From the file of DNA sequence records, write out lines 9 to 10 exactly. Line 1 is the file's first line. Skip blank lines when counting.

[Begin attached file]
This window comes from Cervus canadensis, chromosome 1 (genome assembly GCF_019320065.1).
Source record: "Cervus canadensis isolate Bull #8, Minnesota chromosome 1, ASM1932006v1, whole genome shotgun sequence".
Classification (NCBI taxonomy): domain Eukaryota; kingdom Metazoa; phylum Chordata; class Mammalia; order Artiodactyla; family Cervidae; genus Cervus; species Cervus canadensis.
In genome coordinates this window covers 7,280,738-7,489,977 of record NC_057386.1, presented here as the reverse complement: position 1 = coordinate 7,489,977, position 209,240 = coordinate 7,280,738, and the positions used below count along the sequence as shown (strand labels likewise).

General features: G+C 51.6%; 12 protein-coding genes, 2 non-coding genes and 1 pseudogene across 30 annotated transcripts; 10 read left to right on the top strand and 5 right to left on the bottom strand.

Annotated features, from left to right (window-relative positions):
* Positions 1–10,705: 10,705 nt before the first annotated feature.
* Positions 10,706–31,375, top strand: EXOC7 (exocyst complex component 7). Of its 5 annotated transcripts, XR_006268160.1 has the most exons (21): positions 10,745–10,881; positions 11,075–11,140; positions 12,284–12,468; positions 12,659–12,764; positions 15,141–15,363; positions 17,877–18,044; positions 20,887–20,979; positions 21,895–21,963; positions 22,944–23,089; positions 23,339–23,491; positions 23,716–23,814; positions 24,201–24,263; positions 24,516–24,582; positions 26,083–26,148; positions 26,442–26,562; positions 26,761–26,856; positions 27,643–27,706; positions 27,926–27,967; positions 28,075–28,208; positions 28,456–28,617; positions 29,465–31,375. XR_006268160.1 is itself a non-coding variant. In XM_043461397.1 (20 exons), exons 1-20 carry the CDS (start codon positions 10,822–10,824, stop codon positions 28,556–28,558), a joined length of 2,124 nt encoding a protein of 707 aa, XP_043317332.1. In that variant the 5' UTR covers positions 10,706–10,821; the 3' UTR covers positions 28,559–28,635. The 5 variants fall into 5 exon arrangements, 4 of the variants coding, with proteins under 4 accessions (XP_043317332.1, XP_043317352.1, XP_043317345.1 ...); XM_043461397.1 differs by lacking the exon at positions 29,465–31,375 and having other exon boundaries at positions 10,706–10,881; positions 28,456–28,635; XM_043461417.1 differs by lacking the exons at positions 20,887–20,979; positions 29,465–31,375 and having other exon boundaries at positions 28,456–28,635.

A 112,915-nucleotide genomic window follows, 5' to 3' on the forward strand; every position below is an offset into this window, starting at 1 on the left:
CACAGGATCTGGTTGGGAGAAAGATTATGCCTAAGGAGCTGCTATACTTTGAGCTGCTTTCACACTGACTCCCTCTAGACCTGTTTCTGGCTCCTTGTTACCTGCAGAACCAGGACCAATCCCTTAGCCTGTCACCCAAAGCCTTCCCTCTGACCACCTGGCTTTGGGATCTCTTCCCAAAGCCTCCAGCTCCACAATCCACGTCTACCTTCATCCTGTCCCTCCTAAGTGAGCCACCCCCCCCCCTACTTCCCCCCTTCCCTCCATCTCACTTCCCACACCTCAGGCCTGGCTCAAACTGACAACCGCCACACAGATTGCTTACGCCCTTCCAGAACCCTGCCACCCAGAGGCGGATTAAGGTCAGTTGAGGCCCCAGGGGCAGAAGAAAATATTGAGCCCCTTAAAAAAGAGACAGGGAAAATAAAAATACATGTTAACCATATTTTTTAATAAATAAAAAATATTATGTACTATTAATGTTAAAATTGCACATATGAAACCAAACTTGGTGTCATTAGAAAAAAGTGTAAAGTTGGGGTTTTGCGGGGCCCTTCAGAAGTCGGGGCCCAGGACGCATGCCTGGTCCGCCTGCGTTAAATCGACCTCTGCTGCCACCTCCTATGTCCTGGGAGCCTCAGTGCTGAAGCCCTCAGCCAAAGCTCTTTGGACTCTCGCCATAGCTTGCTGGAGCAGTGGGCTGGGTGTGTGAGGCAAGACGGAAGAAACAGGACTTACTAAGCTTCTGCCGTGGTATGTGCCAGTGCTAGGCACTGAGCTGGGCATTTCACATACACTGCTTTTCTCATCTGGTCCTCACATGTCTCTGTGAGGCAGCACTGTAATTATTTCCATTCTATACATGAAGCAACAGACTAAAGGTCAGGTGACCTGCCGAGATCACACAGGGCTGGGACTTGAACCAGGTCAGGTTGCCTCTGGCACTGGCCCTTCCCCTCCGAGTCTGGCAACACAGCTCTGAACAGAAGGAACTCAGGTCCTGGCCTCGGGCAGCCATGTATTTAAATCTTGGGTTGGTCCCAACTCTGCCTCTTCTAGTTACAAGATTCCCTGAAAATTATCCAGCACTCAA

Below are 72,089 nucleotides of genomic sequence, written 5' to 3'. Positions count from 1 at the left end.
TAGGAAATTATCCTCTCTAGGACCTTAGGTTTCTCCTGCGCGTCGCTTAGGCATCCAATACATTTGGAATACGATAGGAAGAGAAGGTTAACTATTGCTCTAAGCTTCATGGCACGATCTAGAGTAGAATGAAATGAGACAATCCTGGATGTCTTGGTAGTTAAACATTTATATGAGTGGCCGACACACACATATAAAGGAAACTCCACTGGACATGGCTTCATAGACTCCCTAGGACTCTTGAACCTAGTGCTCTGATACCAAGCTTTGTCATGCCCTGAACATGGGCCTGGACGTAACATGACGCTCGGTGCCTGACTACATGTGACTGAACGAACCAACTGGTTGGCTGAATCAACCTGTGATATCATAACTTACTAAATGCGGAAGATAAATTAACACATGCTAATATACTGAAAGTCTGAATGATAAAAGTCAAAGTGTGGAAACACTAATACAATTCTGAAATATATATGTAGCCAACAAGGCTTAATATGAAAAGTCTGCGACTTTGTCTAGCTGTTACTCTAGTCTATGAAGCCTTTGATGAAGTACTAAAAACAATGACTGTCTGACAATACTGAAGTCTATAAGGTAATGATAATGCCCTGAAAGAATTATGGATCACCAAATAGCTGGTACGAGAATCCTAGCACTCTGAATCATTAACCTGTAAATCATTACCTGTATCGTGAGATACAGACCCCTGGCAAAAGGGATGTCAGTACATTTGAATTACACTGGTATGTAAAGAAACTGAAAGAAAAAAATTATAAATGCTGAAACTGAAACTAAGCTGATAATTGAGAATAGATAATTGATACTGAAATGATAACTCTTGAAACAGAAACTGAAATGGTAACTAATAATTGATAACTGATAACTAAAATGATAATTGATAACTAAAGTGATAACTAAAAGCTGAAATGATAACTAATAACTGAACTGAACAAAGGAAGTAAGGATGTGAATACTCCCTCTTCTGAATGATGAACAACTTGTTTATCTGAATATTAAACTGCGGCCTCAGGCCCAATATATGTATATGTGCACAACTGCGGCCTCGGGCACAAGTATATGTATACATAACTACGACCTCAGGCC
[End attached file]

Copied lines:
A 112,915-nucleotide genomic window follows, 5' to 3' on the forward strand; every position below is an offset into this window, starting at 1 on the left:
CACAGGATCTGGTTGGGAGAAAGATTATGCCTAAGGAGCTGCTATACTTTGAGCTGCTTTCACACTGACTCCCTCTAGACCTGTTTCTGGCTCCTTGTTACCTGCAGAACCAGGACCAATCCCTTAGCCTGTCACCCAAAGCCTTCCCTCTGACCACCTGGCTTTGGGATCTCTTCCCAAAGCCTCCAGCTCCACAATCCACGTCTACCTTCATCCTGTCCCTCCTAAGTGAGCCACCCCCCCCCCTACTTCCCCCCTTCCCTCCATCTCACTTCCCACACCTCAGGCCTGGCTCAAACTGACAACCGCCACACAGATTGCTTACGCCCTTCCAGAACCCTGCCACCCAGAGGCGGATTAAGGTCAGTTGAGGCCCCAGGGGCAGAAGAAAATATTGAGCCCCTTAAAAAAGAGACAGGGAAAATAAAAATACATGTTAACCATATTTTTTAATAAATAAAAAATATTATGTACTATTAATGTTAAAATTGCACATATGAAACCAAACTTGGTGTCATTAGAAAAAAGTGTAAAGTTGGGGTTTTGCGGGGCCCTTCAGAAGTCGGGGCCCAGGACGCATGCCTGGTCCGCCTGCGTTAAATCGACCTCTGCTGCCACCTCCTATGTCCTGGGAGCCTCAGTGCTGAAGCCCTCAGCCAAAGCTCTTTGGACTCTCGCCATAGCTTGCTGGAGCAGTGGGCTGGGTGTGTGAGGCAAGACGGAAGAAACAGGACTTACTAAGCTTCTGCCGTGGTATGTGCCAGTGCTAGGCACTGAGCTGGGCATTTCACATACACTGCTTTTCTCATCTGGTCCTCACATGTCTCTGTGAGGCAGCACTGTAATTATTTCCATTCTATACATGAAGCAACAGACTAAAGGTCAGGTGACCTGCCGAGATCACACAGGGCTGGGACTTGAACCAGGTCAGGTTGCCTCTGGCACTGGCCCTTCCCCTCCGAGTCTGGCAACACAGCTCTGAACAGAAGGAACTCAGGTCCTGGCCTCGGGCAGCCATGTATTTAAATCTTGGGTTGGTCCCAACTCTGCCTCTTCTAGTTACAAGATTCCCTGAAAATTATCCAGCACTCAA